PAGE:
J. David Hunger and Thomas L. Wheelen, Strategic Management (fifth edition), Addison-Wesley Publishing Company, Inc., 1996

Henry Mintzberg, James Brian Quinn and Sumantra Ghoshal, The Strategy Process (European edition), Hertfordshire, Prentice Hall International Limited, 1995

8.2 Articles

Lazare Lewis, “PepsiCo, Quaker Styrategies revealed”, Chicago Sun Times, 5 December 2000

Ashton Zeke, “Is Pepsi beating Coke?”,, accessed: 15 December 2000

Paullette Kish, Dwight Riskey and Roger Kerin, “Measurement and tracking of brand equity in the global marketplace – The PepsiCo experience”,, accessed:

D.J. Teece, “Economies or Scope and the Scope of the Enterprise”, Journsal of Economic Behaviour and Organization, 3, (1980)

Pallava Bagla, “Coke, Pepsi Under Fire for Painting Rocks in India” , National Geographic News in New Delhi, 27 August 2002

Abigail Klingbeil, “Pepsi introduces Pepsi blue”, The Journal News, original publication: 8 May 2002, used as in : John D. Sicher, editor and publisher of The Beverage Digest

Paul Temoral, “Branding Paper”,The Economist, 27 March 1998

8.3 Web Sites

PepsiCo Inc web site:, accessed: 27 September 2002

PepsiAmericas web site:, accessed: 29 September 2002

Soda Museum, LLC – The History of Mountain Dew web site:, accessed: 3 October 2002

PepsiStore web site:, accessed: 11 September 2002

The History of Pepsi-Cola:, accessed: 27 September 2002

Yahoo/Market guide web site:, accessed: 11 September 2002

The Coca-Cola Company web site:, accessed: 23 October 2002

The Cott web site:, accessed 23 October 2002, accessed: 3 October 2002, accessed: 24 October 2002, accessed: 24 October 2002, accessed: 24 October 2002, accessed: 15 October 2002, accessed: 23 October 2002, accessed: 20 September 2002, accessed:29 September 2002, accessed: 26 October 2002, accessed: 26 October 2002

1 This section is drawn from: , and /struitt/pepsi.html

2 Charles W. L. Hill and Gareth R. Jones, Strategic Management: An Integrated Approach Fourth Edition, Boston, Houghton Mifflin Company, 1998, p. 121.

3 George Stonehouse, Jim Hamill, David Campbell, Tony Purdie, Global and Transnational Business: Strategy and Management, Chichester, John Wiley and Sons, 2000, p. 50.

4 respectively, Worldwide Snacks account for 56 % ( 2.6 billion $) of segment oprating profits compared to Worldwide beverages 35 % (1.6 billion).

5 See Figure No.1

6 Roger Enrico and Jesse Kornbluth, The Other Guy Blinked: How Pepsi won the cola wars, New York, Bentam Books, 1986.

7 Paullette Kish, Dwight Riskey and Roger Kerin: “Measurement and tracking of brand equity in the global marketplace – The PepsiCo experience”, May 2000.

8 Approximately 1,500 consumers in each of 14 countries is surveyed biannually via telephone interviews, or door-to-door when necessary.

9, p.1, 2.

10, p. 1


12 Pallava Bagla, “Coke, Pepsi Under Fire for Painting Rocks in India”, National Geographic News in New Delhi, 27 August 2002

13 /striutt/pepsi.html, p. 2,3, see the pictures

14 Idem p.1,2,3

15 , p.1

16 Idem p.3-10

17 Idem p.11


19 International Labor Organisation


21 and Kirckpatrick Sale,”The World Behind Watergate”,



24 Information taken from the annual reports 2000 and 2001 available at web sites of the cited companies

25 Idem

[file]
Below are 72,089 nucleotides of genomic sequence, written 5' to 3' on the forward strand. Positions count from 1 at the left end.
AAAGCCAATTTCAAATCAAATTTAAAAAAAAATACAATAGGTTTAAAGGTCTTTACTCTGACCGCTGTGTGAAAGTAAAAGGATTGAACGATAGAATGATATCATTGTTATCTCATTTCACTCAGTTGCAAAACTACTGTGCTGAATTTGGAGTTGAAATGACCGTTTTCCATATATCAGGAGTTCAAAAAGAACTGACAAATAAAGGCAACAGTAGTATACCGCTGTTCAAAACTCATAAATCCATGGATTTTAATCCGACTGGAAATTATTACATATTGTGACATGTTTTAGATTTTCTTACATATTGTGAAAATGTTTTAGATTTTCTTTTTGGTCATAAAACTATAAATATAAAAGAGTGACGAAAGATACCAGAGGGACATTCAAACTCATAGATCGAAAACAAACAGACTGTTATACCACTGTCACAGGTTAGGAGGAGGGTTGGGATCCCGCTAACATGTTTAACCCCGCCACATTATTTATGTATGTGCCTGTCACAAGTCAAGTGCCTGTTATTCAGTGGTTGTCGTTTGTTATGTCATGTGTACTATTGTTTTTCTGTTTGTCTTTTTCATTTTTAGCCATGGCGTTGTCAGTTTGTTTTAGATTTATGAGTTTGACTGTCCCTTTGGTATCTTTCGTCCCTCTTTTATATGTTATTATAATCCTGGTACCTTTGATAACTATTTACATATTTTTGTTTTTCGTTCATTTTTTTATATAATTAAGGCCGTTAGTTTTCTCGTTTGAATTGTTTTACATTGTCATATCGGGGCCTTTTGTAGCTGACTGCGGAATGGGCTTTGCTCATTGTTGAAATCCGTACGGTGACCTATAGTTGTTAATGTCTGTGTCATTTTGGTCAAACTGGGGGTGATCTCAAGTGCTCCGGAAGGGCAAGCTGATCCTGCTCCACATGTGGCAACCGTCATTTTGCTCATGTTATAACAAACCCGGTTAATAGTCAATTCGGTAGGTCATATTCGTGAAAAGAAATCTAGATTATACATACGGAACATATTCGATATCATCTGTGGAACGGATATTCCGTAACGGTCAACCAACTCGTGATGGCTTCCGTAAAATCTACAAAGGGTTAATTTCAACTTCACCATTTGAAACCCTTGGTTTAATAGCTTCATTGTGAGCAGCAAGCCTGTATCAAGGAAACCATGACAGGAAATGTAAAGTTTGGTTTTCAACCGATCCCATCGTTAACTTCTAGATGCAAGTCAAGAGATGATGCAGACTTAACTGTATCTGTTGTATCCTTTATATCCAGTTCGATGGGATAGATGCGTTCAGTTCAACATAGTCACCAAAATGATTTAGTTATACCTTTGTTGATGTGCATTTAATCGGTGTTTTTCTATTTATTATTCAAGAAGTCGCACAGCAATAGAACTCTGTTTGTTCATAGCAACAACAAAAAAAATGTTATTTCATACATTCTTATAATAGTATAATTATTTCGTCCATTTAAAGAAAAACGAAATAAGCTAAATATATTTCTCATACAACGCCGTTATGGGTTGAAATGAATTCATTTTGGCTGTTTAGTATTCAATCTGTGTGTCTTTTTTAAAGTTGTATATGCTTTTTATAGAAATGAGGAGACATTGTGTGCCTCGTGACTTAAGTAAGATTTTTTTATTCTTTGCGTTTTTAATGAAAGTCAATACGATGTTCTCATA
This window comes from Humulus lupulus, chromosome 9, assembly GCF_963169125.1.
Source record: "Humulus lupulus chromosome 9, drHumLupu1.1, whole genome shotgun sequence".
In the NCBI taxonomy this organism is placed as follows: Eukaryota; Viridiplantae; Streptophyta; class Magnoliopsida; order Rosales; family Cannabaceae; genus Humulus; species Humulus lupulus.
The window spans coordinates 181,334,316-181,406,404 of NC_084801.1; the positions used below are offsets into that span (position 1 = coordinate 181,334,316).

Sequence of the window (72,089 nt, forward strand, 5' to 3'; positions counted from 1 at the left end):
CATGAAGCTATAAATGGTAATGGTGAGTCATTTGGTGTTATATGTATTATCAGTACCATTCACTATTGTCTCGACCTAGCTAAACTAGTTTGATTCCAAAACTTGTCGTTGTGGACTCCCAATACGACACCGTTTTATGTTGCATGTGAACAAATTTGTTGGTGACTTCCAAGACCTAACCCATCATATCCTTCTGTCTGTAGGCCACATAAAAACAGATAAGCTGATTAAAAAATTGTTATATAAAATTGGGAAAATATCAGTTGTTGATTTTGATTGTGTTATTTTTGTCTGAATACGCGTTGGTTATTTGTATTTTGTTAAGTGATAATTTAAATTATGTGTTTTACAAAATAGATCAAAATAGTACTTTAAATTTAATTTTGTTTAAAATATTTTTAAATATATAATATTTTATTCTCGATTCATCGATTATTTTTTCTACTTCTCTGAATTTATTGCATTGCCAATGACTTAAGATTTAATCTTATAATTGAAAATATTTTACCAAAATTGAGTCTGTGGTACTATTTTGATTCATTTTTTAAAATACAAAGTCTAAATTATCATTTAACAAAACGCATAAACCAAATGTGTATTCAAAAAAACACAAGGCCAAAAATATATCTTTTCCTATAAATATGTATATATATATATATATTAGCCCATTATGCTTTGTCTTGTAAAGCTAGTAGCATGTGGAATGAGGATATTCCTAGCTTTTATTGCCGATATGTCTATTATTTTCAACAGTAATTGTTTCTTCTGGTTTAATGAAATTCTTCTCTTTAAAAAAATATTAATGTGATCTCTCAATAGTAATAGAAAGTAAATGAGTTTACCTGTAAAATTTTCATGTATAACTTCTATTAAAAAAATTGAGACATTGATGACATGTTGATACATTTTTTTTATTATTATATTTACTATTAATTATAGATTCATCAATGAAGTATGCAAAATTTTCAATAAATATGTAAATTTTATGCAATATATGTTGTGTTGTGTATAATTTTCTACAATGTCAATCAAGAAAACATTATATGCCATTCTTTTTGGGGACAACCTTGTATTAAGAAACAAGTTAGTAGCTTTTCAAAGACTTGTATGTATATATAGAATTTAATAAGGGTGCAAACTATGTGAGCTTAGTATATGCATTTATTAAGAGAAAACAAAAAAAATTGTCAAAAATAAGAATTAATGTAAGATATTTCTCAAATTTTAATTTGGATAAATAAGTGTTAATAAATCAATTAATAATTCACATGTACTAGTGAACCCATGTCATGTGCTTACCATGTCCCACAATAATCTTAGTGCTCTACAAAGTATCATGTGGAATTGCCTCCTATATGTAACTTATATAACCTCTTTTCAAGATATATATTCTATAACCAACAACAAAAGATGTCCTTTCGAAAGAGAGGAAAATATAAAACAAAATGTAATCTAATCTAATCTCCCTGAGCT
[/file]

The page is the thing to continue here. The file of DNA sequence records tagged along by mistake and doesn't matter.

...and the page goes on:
26 Trans. Nat. management, p. 184

27 Charles W. L. Hill and Gareth R. Jones, Strategic Management: An Integrated Approach Fourth Edition, Boston, Houghton Mifflin Company, 1998, p. 186.

28 Roger Enrico and Jesse Kornbluth, The Other Guy Blinked: How Pepsi won the cola wars, New York, Bentam Books, 1986, p. 16-17.

29 Richard Lynch, Corporate Strategy Second Edition, London, Pearson Education Limited, 2000, p. 154.

30 Abigail Klingbeil, The Journal News, “Pepsi introduces Pepsi Blue” Original publication: May 8, 2002; citing John D. Sicher, editor and publisher of The Beverage Digest.

31 Kotler book.

32 Idem,note 3, p. 211.

33 Pepsi Co. web site, Shareholders Information, Annual Report 2001, Notes to Consolidated Financial Statements, Marketing cost.

34 Kamal Fatehi, International Management: A Cross-Cultural and Functional Perspective, New-Jersey, Prentice-Hall International Inc., 1996, p. 317.

35 PepsiCo web Site. Frito-Lay releases. May 22, 2002

36 Idem, note 3, p. 5.

37 Note 3, p. 280.

38 D.J. Teece, “Economies os Scope and the Scope of the Enterprise”, Journal of Economic Behaviour and Organization, 3, (1980), 223-247 as cited in : the book p. 299

39 Christopher A. Bartlett and Sumantra Ghoshal, Transnational Management: Text, Cases and Readings in Cross -Border Management, Boston, Irwin Publishers, 1995, p. 117.

40 Book. P. 326-327.

41 Taken from: Bowles Hollowell Conner & Co./Prepared Foods


43 George Stonehouse, Jim Hamill, David Campbell, Tony Purdie, Global and Transnational Business: Strategy and Managaement, Chichester, John Wiley and Sons, 2000, p. 340.

44 Ashton Zeke, “Is Pepsi beating Coke ?”, December 15, 2000.

45 Taken from:

46 Lazare Lewis, “PepsiCo, Quaker Strategies revealed”, Chicago Sun Times, December 5, 2000.

47 Richard Lynch, Corporate Strategy, Prentice Hall, p.802

48 Richard Lynch, Corporate Strategy, Prentice Hall, p.817

49 Richard Lynch, Corporate Strategy, Prentice Hall, p.817

50 Pepsi Americas,

51 1998 PepsiCo proxy statement,

521998 PepsiCo proxy statement,

531998 PepsiCo proxy statement,


55 – 2001 annual report

56 Arne J. De Keijzer, China – Business Strategies for the 1990s, Pacific View Press

57 Hill & Jones, Strategic Management – An Integated Approach, p.426

58 Hill & Jones, Strategic Management – An Integated Approach, p.426

59 Hill & Jones, Strategic Management – An Integated Approach, p.426

60 Ken Keiser (president and COO of operations), PepsiAmericas,

61 Richard Lynch, Corporate Strategy, Prentice Hall, p.728

62 Richard Lynch, Corporate Strategy, Prentice Hall, p.728

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Pepsi’s Corporate and Business-level Strategies. (2017, Dec 24). Retrieved from